RE: [Discuss-sudbury-model] Values?

From: Alan Klein <alan_at_klein.net>
Date: Mon Apr 12 00:39:00 2004

Sally,

I share your frustrations around e-mail "discussion", but I guess we'll
just have to make the best of it!

From your first message I did make the assumption that the kids at
church have to do the volunteer work, at least to stay in good standing
in the youth group. I understand now that I was mistaken. If the
experience was voluntary then it certainly falls within the parameters
of what one might expect to see at a democratic school. I wonder,
though, why you asked the question in the first place. If it is a
clearly voluntary activity, then why would there be a question in your
mind as to whether it would be allowable in a Democratic school?

I did deliberately pose my response fairly starkly and I admit to doing
so without really knowing you or your situation. I am reminded of one
family at The Highland School who bemoaned the transition they had had
to endure when their kids started coming to our school. It seems that
while their kids were in traditional school, they saw their parents as
paragons of freedom and flexibility. Once they started going to our
school, however, they began to see their parents as more controlling!

As to your direct question about taking little kids places even when
they don't want to go, it is actually a fairly tricky issue with many
levels:

- On one level, of course we all take our kids places they don't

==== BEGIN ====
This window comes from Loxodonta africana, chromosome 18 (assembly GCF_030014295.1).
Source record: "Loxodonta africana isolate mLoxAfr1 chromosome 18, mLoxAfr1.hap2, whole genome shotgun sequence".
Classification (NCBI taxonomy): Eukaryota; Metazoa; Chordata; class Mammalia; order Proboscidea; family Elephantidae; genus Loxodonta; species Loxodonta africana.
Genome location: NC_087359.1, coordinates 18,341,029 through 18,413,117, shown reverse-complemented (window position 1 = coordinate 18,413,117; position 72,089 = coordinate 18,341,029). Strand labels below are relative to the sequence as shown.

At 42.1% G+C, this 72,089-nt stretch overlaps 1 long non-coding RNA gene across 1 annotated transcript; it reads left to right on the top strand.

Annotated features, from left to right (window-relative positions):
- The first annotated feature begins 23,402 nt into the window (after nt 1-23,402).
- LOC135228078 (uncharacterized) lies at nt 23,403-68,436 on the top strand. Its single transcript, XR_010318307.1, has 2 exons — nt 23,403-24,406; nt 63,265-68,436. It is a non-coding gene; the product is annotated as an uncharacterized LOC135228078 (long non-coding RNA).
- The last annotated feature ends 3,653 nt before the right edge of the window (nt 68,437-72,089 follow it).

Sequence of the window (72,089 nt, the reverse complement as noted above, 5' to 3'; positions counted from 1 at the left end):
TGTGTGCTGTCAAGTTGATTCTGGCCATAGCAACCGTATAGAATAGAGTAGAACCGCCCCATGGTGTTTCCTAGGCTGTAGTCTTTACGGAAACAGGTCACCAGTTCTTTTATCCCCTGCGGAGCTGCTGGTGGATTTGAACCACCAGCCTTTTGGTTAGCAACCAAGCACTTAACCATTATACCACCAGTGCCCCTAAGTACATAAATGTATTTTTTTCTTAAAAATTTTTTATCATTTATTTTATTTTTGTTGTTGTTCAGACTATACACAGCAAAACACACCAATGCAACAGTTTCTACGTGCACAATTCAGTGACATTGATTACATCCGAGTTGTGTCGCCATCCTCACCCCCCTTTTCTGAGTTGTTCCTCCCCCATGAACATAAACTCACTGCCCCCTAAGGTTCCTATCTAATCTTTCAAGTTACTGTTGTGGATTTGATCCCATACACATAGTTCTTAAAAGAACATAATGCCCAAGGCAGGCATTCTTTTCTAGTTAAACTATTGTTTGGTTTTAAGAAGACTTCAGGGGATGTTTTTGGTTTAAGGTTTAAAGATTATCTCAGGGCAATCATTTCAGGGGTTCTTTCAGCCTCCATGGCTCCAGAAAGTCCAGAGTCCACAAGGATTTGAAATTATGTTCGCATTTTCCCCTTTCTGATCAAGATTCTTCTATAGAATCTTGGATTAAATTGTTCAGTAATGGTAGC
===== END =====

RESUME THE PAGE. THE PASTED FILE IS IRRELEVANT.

necessarily want to go because to leave them alone would be
irresponsible.

- On another level, when my kids were younger I did try to make sure I
had explored all options with them if they did not want to go someplace.
If I could accommodate them, I would.

- On a slightly tangential tangent, I remember when my 25 year old
daughter was 2. My older brother was visiting me. The three of us went
somewhere and when we got in the car to go home my daughter did not want
to get in her car seat. Rather than have a battle, I told her what I
wanted and simply waited, conversing with my brother, until she was
ready to get in the seat. It went on for a fairly long time and on the
way home, my brother remarked on the extreme amount of patience he saw
me use.

- On a more directly related tangent, from the time she was one year
old, my daughter had been splitting her time between her mother and me.
When she was four, she announced to her mother that she did not want to
come to be with me. I agonized over this for a while and then had the
realization that, if she were 16, this would be a no-brainer. Though it
would still be emotionally difficult for me, I would clearly see it as
her decision at that age. I then realized that I had no idea when the
age was that the magic transformation would take place and so I decided
that it might as well begin at age 4. I told her it was up to her and
that she could make her own decision. We spent a week at Thanksgiving at
my parents' house and Becca decided that she did, indeed, want to
continue the shared living pattern we had developed.

In fact, it was through this that we came to an important realization
for her -- it was not a matter of not wanting to spend time with me.
Rather, it was a matter of not wanting to leave wherever she happened to
be. This has been an important learning for her, which continues to
resonate even today at age 25.

As to the gender issue, to quote the Rabbi, you're both right! I think
we do vastly underestimate the subtle messages we give kids as to our
gender expectations for them. The blue and pink ribbon example you gave
is an excellent reminder of that. (I am reminded of a story I read many
years ago about "Baby X", whose parents dressed the baby in green and
yellow, always kept the baby clothed, and never let on Baby X's gender.